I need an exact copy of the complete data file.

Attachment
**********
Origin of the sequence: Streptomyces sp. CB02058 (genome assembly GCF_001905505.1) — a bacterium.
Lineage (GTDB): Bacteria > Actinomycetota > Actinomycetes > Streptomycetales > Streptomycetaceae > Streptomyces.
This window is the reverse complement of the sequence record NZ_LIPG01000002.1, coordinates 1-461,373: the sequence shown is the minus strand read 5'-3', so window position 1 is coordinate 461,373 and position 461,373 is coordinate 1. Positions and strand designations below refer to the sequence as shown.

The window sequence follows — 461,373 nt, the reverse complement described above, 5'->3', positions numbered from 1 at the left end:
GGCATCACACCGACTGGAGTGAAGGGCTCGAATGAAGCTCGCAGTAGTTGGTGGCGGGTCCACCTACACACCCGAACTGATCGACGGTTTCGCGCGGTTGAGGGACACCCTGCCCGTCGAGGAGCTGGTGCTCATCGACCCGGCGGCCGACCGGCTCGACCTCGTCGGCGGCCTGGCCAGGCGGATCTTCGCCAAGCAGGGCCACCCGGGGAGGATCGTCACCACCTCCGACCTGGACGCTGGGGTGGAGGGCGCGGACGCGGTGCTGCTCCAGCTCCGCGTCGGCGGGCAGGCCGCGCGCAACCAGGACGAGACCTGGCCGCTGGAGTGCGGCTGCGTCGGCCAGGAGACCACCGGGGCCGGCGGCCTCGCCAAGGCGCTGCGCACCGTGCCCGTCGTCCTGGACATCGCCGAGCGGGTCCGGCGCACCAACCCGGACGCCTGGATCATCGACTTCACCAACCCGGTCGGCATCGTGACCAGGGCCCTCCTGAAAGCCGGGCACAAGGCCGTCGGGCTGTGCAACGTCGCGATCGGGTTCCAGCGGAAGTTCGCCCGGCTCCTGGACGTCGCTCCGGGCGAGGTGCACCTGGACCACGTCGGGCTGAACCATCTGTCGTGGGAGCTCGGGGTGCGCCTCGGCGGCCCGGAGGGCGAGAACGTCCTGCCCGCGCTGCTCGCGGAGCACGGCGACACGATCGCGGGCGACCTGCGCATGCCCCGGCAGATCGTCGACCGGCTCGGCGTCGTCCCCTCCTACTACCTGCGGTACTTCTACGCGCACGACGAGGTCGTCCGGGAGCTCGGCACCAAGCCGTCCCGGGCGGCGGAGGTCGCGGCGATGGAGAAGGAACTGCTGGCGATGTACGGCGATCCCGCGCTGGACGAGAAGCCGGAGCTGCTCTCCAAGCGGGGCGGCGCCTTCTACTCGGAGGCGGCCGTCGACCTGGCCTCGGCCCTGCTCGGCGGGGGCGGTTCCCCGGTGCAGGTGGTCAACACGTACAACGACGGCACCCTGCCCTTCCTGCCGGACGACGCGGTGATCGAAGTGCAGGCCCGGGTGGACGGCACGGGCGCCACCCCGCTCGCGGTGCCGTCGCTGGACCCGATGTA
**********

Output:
Origin of the sequence: Streptomyces sp. CB02058 (genome assembly GCF_001905505.1) — a bacterium.
Lineage (GTDB): Bacteria > Actinomycetota > Actinomycetes > Streptomycetales > Streptomycetaceae > Streptomyces.
This window is the reverse complement of the sequence record NZ_LIPG01000002.1, coordinates 1-461,373: the sequence shown is the minus strand read 5'-3', so window position 1 is coordinate 461,373 and position 461,373 is coordinate 1. Positions and strand designations below refer to the sequence as shown.

The window sequence follows — 461,373 nt, the reverse complement described above, 5'->3', positions numbered from 1 at the left end:
GGCATCACACCGACTGGAGTGAAGGGCTCGAATGAAGCTCGCAGTAGTTGGTGGCGGGTCCACCTACACACCCGAACTGATCGACGGTTTCGCGCGGTTGAGGGACACCCTGCCCGTCGAGGAGCTGGTGCTCATCGACCCGGCGGCCGACCGGCTCGACCTCGTCGGCGGCCTGGCCAGGCGGATCTTCGCCAAGCAGGGCCACCCGGGGAGGATCGTCACCACCTCCGACCTGGACGCTGGGGTGGAGGGCGCGGACGCGGTGCTGCTCCAGCTCCGCGTCGGCGGGCAGGCCGCGCGCAACCAGGACGAGACCTGGCCGCTGGAGTGCGGCTGCGTCGGCCAGGAGACCACCGGGGCCGGCGGCCTCGCCAAGGCGCTGCGCACCGTGCCCGTCGTCCTGGACATCGCCGAGCGGGTCCGGCGCACCAACCCGGACGCCTGGATCATCGACTTCACCAACCCGGTCGGCATCGTGACCAGGGCCCTCCTGAAAGCCGGGCACAAGGCCGTCGGGCTGTGCAACGTCGCGATCGGGTTCCAGCGGAAGTTCGCCCGGCTCCTGGACGTCGCTCCGGGCGAGGTGCACCTGGACCACGTCGGGCTGAACCATCTGTCGTGGGAGCTCGGGGTGCGCCTCGGCGGCCCGGAGGGCGAGAACGTCCTGCCCGCGCTGCTCGCGGAGCACGGCGACACGATCGCGGGCGACCTGCGCATGCCCCGGCAGATCGTCGACCGGCTCGGCGTCGTCCCCTCCTACTACCTGCGGTACTTCTACGCGCACGACGAGGTCGTCCGGGAGCTCGGCACCAAGCCGTCCCGGGCGGCGGAGGTCGCGGCGATGGAGAAGGAACTGCTGGCGATGTACGGCGATCCCGCGCTGGACGAGAAGCCGGAGCTGCTCTCCAAGCGGGGCGGCGCCTTCTACTCGGAGGCGGCCGTCGACCTGGCCTCGGCCCTGCTCGGCGGGGGCGGTTCCCCGGTGCAGGTGGTCAACACGTACAACGACGGCACCCTGCCCTTCCTGCCGGACGACGCGGTGATCGAAGTGCAGGCCCGGGTGGACGGCACGGGCGCCACCCCGCTCGCGGTGCCGTCGCTGGACCCGATGTA